In response to the Zoombombing spike, U.S. officials have urged the public to take precautionary measures, while also warning perpetrators about the potential legal consequences. Federal authorities in Michigan announced that anyone who hacks into a teleconference will risk federal and state criminal charges, including disrupting a public meeting, computer intrusion, using a computer to commit a crime, hate crimes, fraud, or transmitting threatening communications. Each of these charges is punishable by fines and/or imprisonment.

"You think Zoombombing is funny? Let’s see how funny it is after you get arrested," Matthew Schneider, United States Attorney for Eastern Michigan, said in a written statement. "If you interfere with a teleconference or public meeting in Michigan, you could have federal, state, or local law enforcement knocking at your door."

There are some gray areas when it comes to prosecuting Zoombombers. Under the Computer Fraud and Abuse Act, it is illegal to intentionally access a computer "without authorization or in excess of authorization." But as some experts have noted, there are questions about what defines the phrase "without authorization."

If a perpetrator enters a public Zoom chat by simply clicking on a link, it's less clear whether they committed any cyber-trespassing crimes. As Reason points out, this all depends on individual state laws and the kind of disturbance that was committed. For example, if someone disrupts a Zoom call with hateful and/or violent messages, they may not be charged with cyber crimes; however, they could be charged with harassment or a hate crime.

On the other hand, if a Zoombomber hacks into a password-protected teleconference, the individual is much more likely to be charged under the CFAA.

What Is Zoom Doing to Address the Issue?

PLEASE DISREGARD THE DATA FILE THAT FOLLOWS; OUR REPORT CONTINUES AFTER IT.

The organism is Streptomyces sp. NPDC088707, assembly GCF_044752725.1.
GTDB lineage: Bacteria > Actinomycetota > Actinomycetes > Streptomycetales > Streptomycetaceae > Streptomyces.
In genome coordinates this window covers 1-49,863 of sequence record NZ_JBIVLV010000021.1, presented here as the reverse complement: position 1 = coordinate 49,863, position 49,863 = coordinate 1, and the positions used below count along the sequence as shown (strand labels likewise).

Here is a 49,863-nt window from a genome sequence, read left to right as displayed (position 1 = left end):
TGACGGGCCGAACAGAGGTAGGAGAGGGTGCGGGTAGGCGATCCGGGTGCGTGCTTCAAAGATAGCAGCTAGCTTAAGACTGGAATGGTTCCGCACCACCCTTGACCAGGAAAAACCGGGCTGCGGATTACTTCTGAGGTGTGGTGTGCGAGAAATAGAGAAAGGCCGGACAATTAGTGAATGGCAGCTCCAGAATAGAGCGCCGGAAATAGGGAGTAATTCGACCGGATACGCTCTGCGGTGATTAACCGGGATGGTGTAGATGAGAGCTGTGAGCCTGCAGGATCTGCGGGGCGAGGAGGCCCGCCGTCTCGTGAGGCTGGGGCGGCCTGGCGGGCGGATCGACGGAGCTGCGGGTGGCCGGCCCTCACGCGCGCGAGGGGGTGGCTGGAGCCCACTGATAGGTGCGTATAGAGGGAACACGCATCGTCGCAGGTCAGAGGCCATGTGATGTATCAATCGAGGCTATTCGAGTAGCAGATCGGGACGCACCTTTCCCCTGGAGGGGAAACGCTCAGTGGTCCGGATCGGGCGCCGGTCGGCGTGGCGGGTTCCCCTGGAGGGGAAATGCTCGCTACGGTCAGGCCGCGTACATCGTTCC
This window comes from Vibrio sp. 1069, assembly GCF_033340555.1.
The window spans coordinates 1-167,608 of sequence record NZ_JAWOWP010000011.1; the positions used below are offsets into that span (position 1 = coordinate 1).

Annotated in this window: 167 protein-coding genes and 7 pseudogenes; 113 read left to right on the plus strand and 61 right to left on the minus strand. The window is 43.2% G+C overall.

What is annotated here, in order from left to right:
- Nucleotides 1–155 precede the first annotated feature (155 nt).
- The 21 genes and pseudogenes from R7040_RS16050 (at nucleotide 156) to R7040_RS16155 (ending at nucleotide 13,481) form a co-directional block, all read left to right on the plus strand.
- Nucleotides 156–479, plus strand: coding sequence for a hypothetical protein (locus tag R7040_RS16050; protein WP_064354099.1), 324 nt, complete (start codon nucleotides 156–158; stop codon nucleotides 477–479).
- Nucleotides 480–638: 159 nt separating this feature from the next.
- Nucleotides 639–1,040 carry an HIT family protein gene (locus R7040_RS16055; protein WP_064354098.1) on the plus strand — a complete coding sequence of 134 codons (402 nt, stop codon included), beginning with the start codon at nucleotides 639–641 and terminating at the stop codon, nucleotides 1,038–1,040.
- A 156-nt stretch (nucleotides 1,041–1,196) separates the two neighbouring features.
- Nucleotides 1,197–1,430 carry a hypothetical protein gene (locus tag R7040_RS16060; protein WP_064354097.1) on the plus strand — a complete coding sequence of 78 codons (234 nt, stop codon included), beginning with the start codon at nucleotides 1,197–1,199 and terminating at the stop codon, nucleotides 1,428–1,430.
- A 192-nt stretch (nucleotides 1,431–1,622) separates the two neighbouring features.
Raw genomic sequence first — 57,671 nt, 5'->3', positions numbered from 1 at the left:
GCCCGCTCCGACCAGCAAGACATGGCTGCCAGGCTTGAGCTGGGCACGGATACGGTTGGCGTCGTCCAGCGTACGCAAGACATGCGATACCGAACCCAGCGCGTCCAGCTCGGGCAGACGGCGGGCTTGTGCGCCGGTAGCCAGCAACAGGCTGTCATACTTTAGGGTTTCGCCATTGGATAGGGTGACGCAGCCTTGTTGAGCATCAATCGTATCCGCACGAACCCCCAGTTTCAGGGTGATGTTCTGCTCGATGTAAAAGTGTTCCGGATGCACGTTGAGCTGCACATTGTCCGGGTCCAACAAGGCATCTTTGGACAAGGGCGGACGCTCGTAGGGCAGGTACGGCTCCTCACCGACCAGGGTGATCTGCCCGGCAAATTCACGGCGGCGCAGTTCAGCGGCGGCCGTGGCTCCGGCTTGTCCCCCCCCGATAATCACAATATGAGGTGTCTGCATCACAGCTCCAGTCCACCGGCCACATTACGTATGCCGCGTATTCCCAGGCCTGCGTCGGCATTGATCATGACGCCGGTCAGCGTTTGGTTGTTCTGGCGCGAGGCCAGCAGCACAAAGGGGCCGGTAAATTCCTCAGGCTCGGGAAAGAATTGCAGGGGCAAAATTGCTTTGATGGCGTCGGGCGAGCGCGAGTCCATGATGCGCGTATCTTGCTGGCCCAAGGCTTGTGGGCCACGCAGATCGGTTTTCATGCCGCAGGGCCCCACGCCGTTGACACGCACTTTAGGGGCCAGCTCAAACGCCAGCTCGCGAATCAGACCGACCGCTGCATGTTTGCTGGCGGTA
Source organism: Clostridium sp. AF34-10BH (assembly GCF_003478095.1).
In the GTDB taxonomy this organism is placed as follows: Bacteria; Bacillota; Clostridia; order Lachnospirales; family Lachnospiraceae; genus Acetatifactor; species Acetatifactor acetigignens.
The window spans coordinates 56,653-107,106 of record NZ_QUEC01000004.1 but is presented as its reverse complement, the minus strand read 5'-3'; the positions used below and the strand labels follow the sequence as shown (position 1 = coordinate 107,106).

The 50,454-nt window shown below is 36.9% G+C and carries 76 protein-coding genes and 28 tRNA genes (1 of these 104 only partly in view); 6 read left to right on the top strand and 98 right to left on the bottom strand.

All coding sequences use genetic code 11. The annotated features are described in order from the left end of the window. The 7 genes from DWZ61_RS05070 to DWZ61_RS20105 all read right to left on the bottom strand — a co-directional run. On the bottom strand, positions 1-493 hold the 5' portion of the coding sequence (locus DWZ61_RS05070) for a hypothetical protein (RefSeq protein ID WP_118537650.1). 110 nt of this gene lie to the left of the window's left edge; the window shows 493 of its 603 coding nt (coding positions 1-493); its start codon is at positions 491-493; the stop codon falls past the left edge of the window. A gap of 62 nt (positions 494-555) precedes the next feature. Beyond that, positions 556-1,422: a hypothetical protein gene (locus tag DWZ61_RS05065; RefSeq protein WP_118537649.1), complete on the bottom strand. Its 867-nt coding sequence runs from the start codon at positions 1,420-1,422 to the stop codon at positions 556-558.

After facing mounting criticism and increasing calls for improved privacy measures, Zoom announced it had simplified the process of enabling security features. In a blog post earlier this month, the platform directed users to the new "Security" button displayed in the meeting controls; when the host or co-hosts of the Zoom meeting click on the icon, they will have immediate access to a number of features that will reduce the chances of a disturbance.

Per the post:

By clicking the Security icon, hosts and co-hosts have an all-in-one place to quickly:

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Zoom founder and CEO Eric Yuan spoke about the issue of Zoombombing during an interview with CNN’s Brian Stelter.

"Our service was built to serve business and enterprise customers. However, due to this COVID-19 crisis, we moved too fast," he said. He went on to add, "We take actions quickly, and we had some missteps over the past weeks. ... Our intention [is] good, now we learned [a] lesson, and we'll double down, triple down on privacy and security before we do anything, we need to think about that."

How to Prevent Zoombombing

Users can make their Zoom chats more secure and less vulnerable to Zoombombings with some of the following tips:

Use a unique ID, rather than a personal meeting ID, for each call.

Require a password for any call that is not open to the public.

Create a waiting room so that a host can choose which users can enter the chat before it officially begins.

Turn off screen-sharing capabilities for everyone except the host(s).

Mute the audio and disable annotations, video, private chats, and custom backgrounds for attendees.

If your meeting is still disrupted by a Zoombomber, kick the troll out and disable the user's ability to rejoin the meeting once they're removed.